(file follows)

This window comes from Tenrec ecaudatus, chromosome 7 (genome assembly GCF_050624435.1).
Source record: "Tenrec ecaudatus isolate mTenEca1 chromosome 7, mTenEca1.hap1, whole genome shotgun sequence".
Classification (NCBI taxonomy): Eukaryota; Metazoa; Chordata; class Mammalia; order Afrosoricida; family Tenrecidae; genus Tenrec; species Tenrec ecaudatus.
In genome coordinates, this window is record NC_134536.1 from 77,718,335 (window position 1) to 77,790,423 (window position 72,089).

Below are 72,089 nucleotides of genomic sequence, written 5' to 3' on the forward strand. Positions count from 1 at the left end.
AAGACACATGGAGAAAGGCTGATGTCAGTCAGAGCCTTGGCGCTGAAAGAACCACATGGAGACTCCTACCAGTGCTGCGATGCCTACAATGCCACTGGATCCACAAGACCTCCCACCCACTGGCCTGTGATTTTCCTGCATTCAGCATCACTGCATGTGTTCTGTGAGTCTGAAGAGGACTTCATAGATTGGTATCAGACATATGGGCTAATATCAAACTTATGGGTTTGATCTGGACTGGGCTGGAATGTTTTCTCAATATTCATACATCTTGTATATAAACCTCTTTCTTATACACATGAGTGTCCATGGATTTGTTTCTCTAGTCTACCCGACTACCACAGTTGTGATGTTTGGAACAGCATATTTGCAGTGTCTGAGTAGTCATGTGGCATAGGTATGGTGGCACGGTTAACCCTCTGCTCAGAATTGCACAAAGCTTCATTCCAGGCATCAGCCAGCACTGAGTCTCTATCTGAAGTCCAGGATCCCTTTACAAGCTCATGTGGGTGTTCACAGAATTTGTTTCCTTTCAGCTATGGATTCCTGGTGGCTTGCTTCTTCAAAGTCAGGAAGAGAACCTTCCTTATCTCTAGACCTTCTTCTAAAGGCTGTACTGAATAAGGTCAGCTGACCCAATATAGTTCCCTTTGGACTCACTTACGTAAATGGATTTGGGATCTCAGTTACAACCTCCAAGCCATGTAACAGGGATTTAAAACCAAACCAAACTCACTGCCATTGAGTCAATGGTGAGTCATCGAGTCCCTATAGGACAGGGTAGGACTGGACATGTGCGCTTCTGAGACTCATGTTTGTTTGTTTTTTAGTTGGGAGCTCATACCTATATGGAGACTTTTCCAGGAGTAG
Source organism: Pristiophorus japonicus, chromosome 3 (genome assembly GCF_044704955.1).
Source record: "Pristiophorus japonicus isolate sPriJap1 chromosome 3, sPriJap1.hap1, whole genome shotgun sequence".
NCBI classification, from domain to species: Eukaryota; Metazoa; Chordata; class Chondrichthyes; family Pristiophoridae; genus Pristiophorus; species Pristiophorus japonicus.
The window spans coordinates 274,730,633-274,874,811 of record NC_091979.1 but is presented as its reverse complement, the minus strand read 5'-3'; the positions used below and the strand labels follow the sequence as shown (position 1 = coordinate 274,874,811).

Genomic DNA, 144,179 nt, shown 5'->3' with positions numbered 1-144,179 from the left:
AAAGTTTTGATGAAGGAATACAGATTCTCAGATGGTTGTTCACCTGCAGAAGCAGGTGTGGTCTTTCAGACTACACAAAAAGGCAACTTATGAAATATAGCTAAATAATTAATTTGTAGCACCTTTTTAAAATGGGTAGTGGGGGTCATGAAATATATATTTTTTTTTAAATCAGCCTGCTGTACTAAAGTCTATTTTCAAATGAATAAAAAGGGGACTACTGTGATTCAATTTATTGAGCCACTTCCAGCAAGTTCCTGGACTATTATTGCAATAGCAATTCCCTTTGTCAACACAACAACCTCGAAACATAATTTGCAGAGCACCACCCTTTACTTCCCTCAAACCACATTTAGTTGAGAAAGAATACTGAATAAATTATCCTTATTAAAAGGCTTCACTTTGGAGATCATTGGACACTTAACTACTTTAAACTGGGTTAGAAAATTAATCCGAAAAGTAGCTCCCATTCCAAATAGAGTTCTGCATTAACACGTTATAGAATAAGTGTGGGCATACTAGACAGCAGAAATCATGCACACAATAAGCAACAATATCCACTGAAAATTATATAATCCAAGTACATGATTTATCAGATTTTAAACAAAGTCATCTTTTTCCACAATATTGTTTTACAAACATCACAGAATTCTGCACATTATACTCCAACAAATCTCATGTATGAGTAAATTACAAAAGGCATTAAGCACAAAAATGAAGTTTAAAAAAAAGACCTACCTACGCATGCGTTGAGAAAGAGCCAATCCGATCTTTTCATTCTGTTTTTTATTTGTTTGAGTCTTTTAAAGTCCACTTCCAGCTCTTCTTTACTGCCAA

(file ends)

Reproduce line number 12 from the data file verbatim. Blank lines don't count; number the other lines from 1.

AAAGTTTTGATGAAGGAATACAGATTCTCAGATGGTTGTTCACCTGCAGAAGCAGGTGTGGTCTTTCAGACTACACAAAAAGGCAACTTATGAAATATAGCTAAATAATTAATTTGTAGCACCTTTTTAAAATGGGTAGTGGGGGTCATGAAATATATATTTTTTTTTAAATCAGCCTGCTGTACTAAAGTCTATTTTCAAATGAATAAAAAGGGGACTACTGTGATTCAATTTATTGAGCCACTTCCAGCAAGTTCCTGGACTATTATTGCAATAGCAATTCCCTTTGTCAACACAACAACCTCGAAACATAATTTGCAGAGCACCACCCTTTACTTCCCTCAAACCACATTTAGTTGAGAAAGAATACTGAATAAATTATCCTTATTAAAAGGCTTCACTTTGGAGATCATTGGACACTTAACTACTTTAAACTGGGTTAGAAAATTAATCCGAAAAGTAGCTCCCATTCCAAATAGAGTTCTGCATTAACACGTTATAGAATAAGTGTGGGCATACTAGACAGCAGAAATCATGCACACAATAAGCAACAATATCCACTGAAAATTATATAATCCAAGTACATGATTTATCAGATTTTAAACAAAGTCATCTTTTTCCACAATATTGTTTTACAAACATCACAGAATTCTGCACATTATACTCCAACAAATCTCATGTATGAGTAAATTACAAAAGGCATTAAGCACAAAAATGAAGTTTAAAAAAAAGACCTACCTACGCATGCGTTGAGAAAGAGCCAATCCGATCTTTTCATTCTGTTTTTTATTTGTTTGAGTCTTTTAAAGTCCACTTCCAGCTCTTCTTTACTGCCAA